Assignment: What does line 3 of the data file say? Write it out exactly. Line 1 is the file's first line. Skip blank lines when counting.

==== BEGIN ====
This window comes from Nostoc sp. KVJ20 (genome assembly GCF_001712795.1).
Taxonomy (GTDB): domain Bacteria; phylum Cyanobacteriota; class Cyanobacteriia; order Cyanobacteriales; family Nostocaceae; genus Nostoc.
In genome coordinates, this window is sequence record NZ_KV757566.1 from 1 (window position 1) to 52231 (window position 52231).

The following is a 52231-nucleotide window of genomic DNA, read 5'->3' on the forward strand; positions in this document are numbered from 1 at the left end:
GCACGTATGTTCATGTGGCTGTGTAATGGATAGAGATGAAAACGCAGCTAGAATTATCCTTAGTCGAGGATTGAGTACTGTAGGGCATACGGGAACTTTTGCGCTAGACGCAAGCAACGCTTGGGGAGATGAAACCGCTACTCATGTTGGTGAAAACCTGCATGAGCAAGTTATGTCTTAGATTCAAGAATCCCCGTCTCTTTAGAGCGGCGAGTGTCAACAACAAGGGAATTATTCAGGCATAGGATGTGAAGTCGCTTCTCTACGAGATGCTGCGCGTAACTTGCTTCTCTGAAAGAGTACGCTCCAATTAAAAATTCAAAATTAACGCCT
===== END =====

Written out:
In genome coordinates, this window is sequence record NZ_KV757566.1 from 1 (window position 1) to 52231 (window position 52231).